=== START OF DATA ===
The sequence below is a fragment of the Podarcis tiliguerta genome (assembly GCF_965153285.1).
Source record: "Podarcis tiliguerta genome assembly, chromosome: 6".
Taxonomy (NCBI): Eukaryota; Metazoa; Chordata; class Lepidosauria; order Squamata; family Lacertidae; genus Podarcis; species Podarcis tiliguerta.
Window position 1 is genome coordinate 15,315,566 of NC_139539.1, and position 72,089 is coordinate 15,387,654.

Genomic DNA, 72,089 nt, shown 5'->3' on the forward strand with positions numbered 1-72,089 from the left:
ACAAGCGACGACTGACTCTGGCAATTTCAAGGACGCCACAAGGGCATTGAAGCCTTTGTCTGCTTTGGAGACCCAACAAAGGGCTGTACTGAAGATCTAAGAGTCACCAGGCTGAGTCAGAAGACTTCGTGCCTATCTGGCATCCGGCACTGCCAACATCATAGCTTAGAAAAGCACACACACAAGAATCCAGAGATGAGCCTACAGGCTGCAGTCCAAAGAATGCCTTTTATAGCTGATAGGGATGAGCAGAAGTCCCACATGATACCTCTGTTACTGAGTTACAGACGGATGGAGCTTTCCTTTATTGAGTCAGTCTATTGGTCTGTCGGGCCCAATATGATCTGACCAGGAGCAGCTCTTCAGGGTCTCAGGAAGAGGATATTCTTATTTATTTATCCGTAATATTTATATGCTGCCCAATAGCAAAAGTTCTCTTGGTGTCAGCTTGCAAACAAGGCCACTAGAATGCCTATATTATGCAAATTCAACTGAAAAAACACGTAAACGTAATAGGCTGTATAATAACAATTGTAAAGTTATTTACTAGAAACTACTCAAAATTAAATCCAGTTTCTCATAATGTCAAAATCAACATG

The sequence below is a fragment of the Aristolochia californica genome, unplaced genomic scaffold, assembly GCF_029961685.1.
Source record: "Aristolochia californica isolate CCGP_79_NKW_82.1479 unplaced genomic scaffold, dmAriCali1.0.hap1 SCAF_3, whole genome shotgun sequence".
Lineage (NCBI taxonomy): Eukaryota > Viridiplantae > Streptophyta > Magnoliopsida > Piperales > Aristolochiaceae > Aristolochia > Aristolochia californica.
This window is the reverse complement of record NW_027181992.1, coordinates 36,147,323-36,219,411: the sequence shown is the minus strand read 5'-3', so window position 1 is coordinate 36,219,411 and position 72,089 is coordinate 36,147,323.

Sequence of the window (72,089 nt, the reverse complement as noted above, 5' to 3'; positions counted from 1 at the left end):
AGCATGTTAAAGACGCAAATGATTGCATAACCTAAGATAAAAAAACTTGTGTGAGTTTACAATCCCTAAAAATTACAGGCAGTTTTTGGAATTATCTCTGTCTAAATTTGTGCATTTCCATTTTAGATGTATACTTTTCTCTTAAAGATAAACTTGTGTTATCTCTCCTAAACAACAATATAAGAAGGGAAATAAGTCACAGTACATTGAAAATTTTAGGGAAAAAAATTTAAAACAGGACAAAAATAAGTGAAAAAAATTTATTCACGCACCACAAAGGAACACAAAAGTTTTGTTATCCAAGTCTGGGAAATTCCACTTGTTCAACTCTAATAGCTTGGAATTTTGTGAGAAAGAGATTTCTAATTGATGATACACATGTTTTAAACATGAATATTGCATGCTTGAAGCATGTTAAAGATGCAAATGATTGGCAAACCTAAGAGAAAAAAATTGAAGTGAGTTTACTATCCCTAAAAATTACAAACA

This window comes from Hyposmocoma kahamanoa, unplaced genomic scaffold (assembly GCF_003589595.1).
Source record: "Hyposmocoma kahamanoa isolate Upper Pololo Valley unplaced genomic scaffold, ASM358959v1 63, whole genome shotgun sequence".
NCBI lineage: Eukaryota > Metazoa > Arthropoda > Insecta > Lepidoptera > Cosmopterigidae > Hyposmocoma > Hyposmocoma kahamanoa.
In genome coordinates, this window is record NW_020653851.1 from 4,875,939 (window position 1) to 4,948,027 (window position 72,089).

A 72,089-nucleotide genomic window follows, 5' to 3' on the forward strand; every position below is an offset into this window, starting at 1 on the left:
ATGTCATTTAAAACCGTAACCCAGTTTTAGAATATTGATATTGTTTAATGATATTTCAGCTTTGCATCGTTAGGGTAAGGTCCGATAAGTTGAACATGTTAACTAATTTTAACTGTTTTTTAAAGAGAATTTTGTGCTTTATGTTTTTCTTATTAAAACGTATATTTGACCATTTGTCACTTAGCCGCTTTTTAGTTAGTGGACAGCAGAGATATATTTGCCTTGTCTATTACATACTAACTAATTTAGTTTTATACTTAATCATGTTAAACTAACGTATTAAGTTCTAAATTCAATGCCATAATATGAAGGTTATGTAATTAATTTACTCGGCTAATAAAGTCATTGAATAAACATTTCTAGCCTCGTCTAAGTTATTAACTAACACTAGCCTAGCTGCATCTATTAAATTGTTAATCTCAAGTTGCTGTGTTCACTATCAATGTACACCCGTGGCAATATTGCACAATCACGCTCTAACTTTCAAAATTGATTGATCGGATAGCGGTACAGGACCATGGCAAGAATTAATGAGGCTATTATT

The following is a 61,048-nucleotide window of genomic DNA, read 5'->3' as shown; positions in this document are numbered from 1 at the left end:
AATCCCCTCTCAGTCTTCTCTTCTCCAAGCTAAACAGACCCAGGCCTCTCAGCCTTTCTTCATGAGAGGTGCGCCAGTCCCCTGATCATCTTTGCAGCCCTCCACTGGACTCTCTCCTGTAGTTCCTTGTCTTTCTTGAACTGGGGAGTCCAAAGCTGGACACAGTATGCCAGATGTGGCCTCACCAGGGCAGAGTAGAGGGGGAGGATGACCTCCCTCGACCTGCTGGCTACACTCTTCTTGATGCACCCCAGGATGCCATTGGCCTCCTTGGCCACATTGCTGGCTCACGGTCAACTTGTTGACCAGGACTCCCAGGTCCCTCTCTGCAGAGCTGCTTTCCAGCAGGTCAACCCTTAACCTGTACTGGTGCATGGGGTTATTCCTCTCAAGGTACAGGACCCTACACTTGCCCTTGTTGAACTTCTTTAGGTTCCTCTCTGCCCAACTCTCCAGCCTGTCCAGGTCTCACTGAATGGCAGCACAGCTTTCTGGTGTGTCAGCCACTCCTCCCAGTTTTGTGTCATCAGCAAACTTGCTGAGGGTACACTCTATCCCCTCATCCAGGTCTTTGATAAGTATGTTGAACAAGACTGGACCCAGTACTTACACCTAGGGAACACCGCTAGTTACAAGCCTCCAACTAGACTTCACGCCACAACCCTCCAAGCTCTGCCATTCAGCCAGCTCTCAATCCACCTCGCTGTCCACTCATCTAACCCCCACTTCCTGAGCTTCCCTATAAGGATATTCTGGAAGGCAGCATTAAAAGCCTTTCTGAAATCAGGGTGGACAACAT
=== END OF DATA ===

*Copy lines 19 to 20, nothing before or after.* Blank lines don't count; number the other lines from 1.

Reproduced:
The following is a 61,048-nucleotide window of genomic DNA, read 5'->3' as shown; positions in this document are numbered from 1 at the left end:
AATCCCCTCTCAGTCTTCTCTTCTCCAAGCTAAACAGACCCAGGCCTCTCAGCCTTTCTTCATGAGAGGTGCGCCAGTCCCCTGATCATCTTTGCAGCCCTCCACTGGACTCTCTCCTGTAGTTCCTTGTCTTTCTTGAACTGGGGAGTCCAAAGCTGGACACAGTATGCCAGATGTGGCCTCACCAGGGCAGAGTAGAGGGGGAGGATGACCTCCCTCGACCTGCTGGCTACACTCTTCTTGATGCACCCCAGGATGCCATTGGCCTCCTTGGCCACATTGCTGGCTCACGGTCAACTTGTTGACCAGGACTCCCAGGTCCCTCTCTGCAGAGCTGCTTTCCAGCAGGTCAACCCTTAACCTGTACTGGTGCATGGGGTTATTCCTCTCAAGGTACAGGACCCTACACTTGCCCTTGTTGAACTTCTTTAGGTTCCTCTCTGCCCAACTCTCCAGCCTGTCCAGGTCTCACTGAATGGCAGCACAGCTTTCTGGTGTGTCAGCCACTCCTCCCAGTTTTGTGTCATCAGCAAACTTGCTGAGGGTACACTCTATCCCCTCATCCAGGTCTTTGATAAGTATGTTGAACAAGACTGGACCCAGTACTTACACCTAGGGAACACCGCTAGTTACAAGCCTCCAACTAGACTTCACGCCACAACCCTCCAAGCTCTGCCATTCAGCCAGCTCTCAATCCACCTCGCTGTCCACTCATCTAACCCCCACTTCCTGAGCTTCCCTATAAGGATATTCTGGAAGGCAGCATTAAAAGCCTTTCTGAAATCAGGGTGGACAACAT